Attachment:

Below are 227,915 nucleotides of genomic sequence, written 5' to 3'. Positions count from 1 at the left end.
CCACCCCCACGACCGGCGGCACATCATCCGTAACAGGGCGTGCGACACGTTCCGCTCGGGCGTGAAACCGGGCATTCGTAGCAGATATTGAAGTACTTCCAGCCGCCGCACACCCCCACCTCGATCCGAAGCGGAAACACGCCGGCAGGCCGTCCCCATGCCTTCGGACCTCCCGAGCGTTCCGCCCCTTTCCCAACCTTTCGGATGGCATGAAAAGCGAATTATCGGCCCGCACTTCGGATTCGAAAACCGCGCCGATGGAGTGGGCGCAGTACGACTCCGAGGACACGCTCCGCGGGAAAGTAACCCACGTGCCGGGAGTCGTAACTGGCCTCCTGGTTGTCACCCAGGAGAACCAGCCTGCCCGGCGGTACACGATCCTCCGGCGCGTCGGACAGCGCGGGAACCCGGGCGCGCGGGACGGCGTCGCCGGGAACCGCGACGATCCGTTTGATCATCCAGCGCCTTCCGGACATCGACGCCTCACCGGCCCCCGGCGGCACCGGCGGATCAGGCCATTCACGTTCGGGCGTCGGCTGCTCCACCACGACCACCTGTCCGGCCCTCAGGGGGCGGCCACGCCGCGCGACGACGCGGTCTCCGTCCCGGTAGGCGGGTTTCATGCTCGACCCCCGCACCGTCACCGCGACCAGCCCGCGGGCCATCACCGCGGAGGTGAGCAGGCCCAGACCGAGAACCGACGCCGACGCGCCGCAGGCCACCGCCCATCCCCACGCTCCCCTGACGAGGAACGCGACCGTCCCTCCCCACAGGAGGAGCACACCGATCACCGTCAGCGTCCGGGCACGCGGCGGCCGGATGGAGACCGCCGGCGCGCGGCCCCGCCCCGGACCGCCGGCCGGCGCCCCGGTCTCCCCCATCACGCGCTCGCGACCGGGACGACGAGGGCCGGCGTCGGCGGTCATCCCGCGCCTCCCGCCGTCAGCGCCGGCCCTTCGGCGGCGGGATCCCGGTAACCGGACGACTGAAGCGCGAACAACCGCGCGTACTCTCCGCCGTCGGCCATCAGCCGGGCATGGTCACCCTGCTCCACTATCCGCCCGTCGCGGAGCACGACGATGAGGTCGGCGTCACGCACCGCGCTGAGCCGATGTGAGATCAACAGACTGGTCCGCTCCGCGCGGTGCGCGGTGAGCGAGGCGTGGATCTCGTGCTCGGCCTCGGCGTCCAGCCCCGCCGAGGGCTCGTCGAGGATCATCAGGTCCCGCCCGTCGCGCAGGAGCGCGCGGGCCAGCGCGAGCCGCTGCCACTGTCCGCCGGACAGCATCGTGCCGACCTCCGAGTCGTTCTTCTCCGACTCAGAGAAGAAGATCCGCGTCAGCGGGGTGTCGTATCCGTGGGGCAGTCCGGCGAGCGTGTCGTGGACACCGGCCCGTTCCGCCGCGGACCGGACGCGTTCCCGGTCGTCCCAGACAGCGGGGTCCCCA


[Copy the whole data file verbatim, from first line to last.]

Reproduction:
Below are 227,915 nucleotides of genomic sequence, written 5' to 3'. Positions count from 1 at the left end.
CCACCCCCACGACCGGCGGCACATCATCCGTAACAGGGCGTGCGACACGTTCCGCTCGGGCGTGAAACCGGGCATTCGTAGCAGATATTGAAGTACTTCCAGCCGCCGCACACCCCCACCTCGATCCGAAGCGGAAACACGCCGGCAGGCCGTCCCCATGCCTTCGGACCTCCCGAGCGTTCCGCCCCTTTCCCAACCTTTCGGATGGCATGAAAAGCGAATTATCGGCCCGCACTTCGGATTCGAAAACCGCGCCGATGGAGTGGGCGCAGTACGACTCCGAGGACACGCTCCGCGGGAAAGTAACCCACGTGCCGGGAGTCGTAACTGGCCTCCTGGTTGTCACCCAGGAGAACCAGCCTGCCCGGCGGTACACGATCCTCCGGCGCGTCGGACAGCGCGGGAACCCGGGCGCGCGGGACGGCGTCGCCGGGAACCGCGACGATCCGTTTGATCATCCAGCGCCTTCCGGACATCGACGCCTCACCGGCCCCCGGCGGCACCGGCGGATCAGGCCATTCACGTTCGGGCGTCGGCTGCTCCACCACGACCACCTGTCCGGCCCTCAGGGGGCGGCCACGCCGCGCGACGACGCGGTCTCCGTCCCGGTAGGCGGGTTTCATGCTCGACCCCCGCACCGTCACCGCGACCAGCCCGCGGGCCATCACCGCGGAGGTGAGCAGGCCCAGACCGAGAACCGACGCCGACGCGCCGCAGGCCACCGCCCATCCCCACGCTCCCCTGACGAGGAACGCGACCGTCCCTCCCCACAGGAGGAGCACACCGATCACCGTCAGCGTCCGGGCACGCGGCGGCCGGATGGAGACCGCCGGCGCGCGGCCCCGCCCCGGACCGCCGGCCGGCGCCCCGGTCTCCCCCATCACGCGCTCGCGACCGGGACGACGAGGGCCGGCGTCGGCGGTCATCCCGCGCCTCCCGCCGTCAGCGCCGGCCCTTCGGCGGCGGGATCCCGGTAACCGGACGACTGAAGCGCGAACAACCGCGCGTACTCTCCGCCGTCGGCCATCAGCCGGGCATGGTCACCCTGCTCCACTATCCGCCCGTCGCGGAGCACGACGATGAGGTCGGCGTCACGCACCGCGCTGAGCCGATGTGAGATCAACAGACTGGTCCGCTCCGCGCGGTGCGCGGTGAGCGAGGCGTGGATCTCGTGCTCGGCCTCGGCGTCCAGCCCCGCCGAGGGCTCGTCGAGGATCATCAGGTCCCGCCCGTCGCGCAGGAGCGCGCGGGCCAGCGCGAGCCGCTGCCACTGTCCGCCGGACAGCATCGTGCCGACCTCCGAGTCGTTCTTCTCCGACTCAGAGAAGAAGATCCGCGTCAGCGGGGTGTCGTATCCGTGGGGCAGTCCGGCGAGCGTGTCGTGGACACCGGCCCGTTCCGCCGCGGACCGGACGCGTTCCCGGTCGTCCCAGACAGCGGGGTCCCCA